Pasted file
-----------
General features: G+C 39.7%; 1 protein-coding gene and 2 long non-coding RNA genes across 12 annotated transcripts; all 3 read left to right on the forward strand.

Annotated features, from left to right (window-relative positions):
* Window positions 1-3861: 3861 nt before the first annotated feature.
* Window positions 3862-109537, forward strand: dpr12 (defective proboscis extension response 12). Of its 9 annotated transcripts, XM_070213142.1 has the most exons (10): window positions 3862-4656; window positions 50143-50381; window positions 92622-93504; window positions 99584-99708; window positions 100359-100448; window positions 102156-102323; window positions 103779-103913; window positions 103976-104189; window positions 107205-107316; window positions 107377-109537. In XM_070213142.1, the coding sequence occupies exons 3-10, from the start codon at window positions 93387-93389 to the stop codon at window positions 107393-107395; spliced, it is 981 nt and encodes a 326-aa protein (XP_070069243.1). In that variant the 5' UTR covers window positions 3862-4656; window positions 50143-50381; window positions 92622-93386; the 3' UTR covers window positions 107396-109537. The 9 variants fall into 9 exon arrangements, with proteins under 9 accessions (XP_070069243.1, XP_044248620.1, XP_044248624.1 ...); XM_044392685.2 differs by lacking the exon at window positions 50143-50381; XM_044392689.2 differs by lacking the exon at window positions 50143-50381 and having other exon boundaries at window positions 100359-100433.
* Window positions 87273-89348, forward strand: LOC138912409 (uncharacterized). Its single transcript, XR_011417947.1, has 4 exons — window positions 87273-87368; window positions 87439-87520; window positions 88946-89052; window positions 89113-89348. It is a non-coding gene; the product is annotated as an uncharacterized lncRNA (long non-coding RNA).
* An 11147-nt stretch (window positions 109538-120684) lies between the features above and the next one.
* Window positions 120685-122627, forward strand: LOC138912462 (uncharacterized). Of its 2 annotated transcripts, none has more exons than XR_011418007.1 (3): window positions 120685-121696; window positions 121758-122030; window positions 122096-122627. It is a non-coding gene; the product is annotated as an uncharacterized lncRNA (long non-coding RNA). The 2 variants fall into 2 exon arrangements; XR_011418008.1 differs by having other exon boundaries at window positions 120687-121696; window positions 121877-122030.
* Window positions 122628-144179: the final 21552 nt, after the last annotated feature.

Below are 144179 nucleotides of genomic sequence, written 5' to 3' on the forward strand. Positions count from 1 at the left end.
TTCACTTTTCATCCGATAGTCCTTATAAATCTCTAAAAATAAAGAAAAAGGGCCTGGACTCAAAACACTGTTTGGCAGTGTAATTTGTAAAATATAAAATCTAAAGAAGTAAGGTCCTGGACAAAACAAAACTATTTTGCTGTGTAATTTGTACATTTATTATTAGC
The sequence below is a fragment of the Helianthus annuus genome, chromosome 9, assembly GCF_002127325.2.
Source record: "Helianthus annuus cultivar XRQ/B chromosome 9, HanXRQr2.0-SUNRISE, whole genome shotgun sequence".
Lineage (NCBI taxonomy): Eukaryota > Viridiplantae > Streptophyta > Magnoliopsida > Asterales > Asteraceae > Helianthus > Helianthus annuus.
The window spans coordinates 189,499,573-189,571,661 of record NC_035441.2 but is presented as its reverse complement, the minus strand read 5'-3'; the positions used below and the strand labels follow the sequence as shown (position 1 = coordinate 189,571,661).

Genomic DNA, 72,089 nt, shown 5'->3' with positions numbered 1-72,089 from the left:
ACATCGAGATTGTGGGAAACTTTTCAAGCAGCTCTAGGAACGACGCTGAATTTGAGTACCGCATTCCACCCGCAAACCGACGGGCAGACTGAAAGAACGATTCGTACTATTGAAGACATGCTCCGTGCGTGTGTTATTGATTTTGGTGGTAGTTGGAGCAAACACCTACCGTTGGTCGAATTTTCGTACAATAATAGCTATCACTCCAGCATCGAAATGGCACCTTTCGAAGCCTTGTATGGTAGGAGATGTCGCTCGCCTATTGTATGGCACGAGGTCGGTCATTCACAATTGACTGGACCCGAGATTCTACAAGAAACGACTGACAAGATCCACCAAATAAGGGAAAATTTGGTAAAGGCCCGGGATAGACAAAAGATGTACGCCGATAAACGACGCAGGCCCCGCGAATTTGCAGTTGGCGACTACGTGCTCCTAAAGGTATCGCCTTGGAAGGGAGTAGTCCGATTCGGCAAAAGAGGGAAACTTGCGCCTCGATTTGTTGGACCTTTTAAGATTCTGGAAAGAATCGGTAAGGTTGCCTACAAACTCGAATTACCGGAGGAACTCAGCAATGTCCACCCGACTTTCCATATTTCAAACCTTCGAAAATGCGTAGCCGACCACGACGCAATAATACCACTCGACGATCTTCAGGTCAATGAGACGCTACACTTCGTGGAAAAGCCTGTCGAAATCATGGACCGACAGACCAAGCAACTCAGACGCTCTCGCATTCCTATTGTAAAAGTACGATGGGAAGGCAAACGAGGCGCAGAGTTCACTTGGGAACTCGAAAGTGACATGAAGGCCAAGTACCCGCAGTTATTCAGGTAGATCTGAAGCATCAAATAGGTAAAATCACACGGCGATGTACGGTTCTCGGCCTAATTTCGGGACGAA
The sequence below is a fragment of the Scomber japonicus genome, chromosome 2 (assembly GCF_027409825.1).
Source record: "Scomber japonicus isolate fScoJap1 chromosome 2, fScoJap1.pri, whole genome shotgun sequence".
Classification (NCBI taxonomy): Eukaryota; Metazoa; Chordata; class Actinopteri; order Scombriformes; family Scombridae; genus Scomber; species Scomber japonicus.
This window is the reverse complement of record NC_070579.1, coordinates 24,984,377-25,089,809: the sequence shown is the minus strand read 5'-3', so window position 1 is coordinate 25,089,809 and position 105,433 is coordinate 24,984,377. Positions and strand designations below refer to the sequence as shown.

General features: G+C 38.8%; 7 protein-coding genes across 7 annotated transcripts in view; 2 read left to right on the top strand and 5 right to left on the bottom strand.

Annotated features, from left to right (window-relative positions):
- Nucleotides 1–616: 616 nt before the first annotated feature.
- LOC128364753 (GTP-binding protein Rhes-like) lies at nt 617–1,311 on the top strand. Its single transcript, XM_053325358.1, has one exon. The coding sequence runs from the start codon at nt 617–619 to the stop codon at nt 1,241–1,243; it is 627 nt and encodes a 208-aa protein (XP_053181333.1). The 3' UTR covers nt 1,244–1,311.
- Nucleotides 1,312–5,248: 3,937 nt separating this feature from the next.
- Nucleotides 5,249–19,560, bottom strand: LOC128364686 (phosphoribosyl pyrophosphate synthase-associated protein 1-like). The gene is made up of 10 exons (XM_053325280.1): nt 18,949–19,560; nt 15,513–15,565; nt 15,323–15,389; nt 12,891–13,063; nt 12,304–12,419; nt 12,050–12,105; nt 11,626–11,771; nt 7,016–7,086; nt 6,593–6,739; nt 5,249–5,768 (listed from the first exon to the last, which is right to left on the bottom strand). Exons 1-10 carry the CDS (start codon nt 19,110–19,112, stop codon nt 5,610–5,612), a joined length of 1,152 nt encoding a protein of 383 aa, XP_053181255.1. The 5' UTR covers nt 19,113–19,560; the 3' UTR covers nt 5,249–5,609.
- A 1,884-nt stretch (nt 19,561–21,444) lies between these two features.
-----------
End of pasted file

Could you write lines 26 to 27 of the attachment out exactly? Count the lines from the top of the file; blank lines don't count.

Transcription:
- Nucleotides 5,249–19,560, bottom strand: LOC128364686 (phosphoribosyl pyrophosphate synthase-associated protein 1-like). The gene is made up of 10 exons (XM_053325280.1): nt 18,949–19,560; nt 15,513–15,565; nt 15,323–15,389; nt 12,891–13,063; nt 12,304–12,419; nt 12,050–12,105; nt 11,626–11,771; nt 7,016–7,086; nt 6,593–6,739; nt 5,249–5,768 (listed from the first exon to the last, which is right to left on the bottom strand). Exons 1-10 carry the CDS (start codon nt 19,110–19,112, stop codon nt 5,610–5,612), a joined length of 1,152 nt encoding a protein of 383 aa, XP_053181255.1. The 5' UTR covers nt 19,113–19,560; the 3' UTR covers nt 5,249–5,609.
- A 1,884-nt stretch (nt 19,561–21,444) lies between these two features.